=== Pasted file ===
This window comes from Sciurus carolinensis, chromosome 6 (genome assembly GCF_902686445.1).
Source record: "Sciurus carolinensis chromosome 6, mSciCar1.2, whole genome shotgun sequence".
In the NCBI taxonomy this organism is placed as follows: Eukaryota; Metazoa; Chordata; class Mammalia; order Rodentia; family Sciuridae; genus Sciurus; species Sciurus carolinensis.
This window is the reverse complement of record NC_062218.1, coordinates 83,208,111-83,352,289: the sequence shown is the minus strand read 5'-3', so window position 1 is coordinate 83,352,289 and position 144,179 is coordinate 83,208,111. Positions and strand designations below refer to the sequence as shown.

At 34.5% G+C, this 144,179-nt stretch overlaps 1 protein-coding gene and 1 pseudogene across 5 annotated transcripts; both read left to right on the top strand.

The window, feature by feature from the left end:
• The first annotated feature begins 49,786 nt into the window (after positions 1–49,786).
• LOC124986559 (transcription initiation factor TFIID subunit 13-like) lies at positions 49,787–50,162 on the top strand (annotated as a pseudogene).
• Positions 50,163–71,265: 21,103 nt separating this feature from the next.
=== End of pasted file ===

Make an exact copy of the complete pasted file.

This window comes from Sciurus carolinensis, chromosome 6 (genome assembly GCF_902686445.1).
Source record: "Sciurus carolinensis chromosome 6, mSciCar1.2, whole genome shotgun sequence".
In the NCBI taxonomy this organism is placed as follows: Eukaryota; Metazoa; Chordata; class Mammalia; order Rodentia; family Sciuridae; genus Sciurus; species Sciurus carolinensis.
This window is the reverse complement of record NC_062218.1, coordinates 83,208,111-83,352,289: the sequence shown is the minus strand read 5'-3', so window position 1 is coordinate 83,352,289 and position 144,179 is coordinate 83,208,111. Positions and strand designations below refer to the sequence as shown.

At 34.5% G+C, this 144,179-nt stretch overlaps 1 protein-coding gene and 1 pseudogene across 5 annotated transcripts; both read left to right on the top strand.

The window, feature by feature from the left end:
• The first annotated feature begins 49,786 nt into the window (after positions 1–49,786).
• LOC124986559 (transcription initiation factor TFIID subunit 13-like) lies at positions 49,787–50,162 on the top strand (annotated as a pseudogene).
• Positions 50,163–71,265: 21,103 nt separating this feature from the next.